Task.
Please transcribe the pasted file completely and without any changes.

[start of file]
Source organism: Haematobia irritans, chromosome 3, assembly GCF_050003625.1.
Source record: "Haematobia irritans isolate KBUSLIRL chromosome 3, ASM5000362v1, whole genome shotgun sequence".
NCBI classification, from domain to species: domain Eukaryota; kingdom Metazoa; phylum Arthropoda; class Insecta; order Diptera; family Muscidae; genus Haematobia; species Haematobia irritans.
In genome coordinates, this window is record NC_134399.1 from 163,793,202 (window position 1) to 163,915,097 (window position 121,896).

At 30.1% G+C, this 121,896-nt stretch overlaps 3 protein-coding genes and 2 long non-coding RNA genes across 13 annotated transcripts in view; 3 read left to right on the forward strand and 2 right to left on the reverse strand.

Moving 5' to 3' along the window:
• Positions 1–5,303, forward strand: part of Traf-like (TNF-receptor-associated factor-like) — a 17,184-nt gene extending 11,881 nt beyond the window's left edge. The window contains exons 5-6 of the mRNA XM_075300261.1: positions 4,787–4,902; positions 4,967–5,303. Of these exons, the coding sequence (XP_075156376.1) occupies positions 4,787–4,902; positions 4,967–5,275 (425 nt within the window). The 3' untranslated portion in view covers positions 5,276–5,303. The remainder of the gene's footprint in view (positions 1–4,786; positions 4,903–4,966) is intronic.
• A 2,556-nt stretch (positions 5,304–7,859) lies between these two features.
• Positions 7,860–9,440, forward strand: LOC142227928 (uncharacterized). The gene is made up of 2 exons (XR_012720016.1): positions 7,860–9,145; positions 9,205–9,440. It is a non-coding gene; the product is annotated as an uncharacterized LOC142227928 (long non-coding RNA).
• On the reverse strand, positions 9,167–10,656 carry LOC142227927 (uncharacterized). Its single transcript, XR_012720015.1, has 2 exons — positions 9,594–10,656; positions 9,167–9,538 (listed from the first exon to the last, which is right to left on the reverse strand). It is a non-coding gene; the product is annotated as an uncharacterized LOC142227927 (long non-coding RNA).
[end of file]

Source organism: Haematobia irritans, chromosome 3, assembly GCF_050003625.1.
Source record: "Haematobia irritans isolate KBUSLIRL chromosome 3, ASM5000362v1, whole genome shotgun sequence".
NCBI classification, from domain to species: domain Eukaryota; kingdom Metazoa; phylum Arthropoda; class Insecta; order Diptera; family Muscidae; genus Haematobia; species Haematobia irritans.
In genome coordinates, this window is record NC_134399.1 from 163,793,202 (window position 1) to 163,915,097 (window position 121,896).

At 30.1% G+C, this 121,896-nt stretch overlaps 3 protein-coding genes and 2 long non-coding RNA genes across 13 annotated transcripts in view; 3 read left to right on the forward strand and 2 right to left on the reverse strand.

Moving 5' to 3' along the window:
• Positions 1–5,303, forward strand: part of Traf-like (TNF-receptor-associated factor-like) — a 17,184-nt gene extending 11,881 nt beyond the window's left edge. The window contains exons 5-6 of the mRNA XM_075300261.1: positions 4,787–4,902; positions 4,967–5,303. Of these exons, the coding sequence (XP_075156376.1) occupies positions 4,787–4,902; positions 4,967–5,275 (425 nt within the window). The 3' untranslated portion in view covers positions 5,276–5,303. The remainder of the gene's footprint in view (positions 1–4,786; positions 4,903–4,966) is intronic.
• A 2,556-nt stretch (positions 5,304–7,859) lies between these two features.
• Positions 7,860–9,440, forward strand: LOC142227928 (uncharacterized). The gene is made up of 2 exons (XR_012720016.1): positions 7,860–9,145; positions 9,205–9,440. It is a non-coding gene; the product is annotated as an uncharacterized LOC142227928 (long non-coding RNA).
• On the reverse strand, positions 9,167–10,656 carry LOC142227927 (uncharacterized). Its single transcript, XR_012720015.1, has 2 exons — positions 9,594–10,656; positions 9,167–9,538 (listed from the first exon to the last, which is right to left on the reverse strand). It is a non-coding gene; the product is annotated as an uncharacterized LOC142227927 (long non-coding RNA).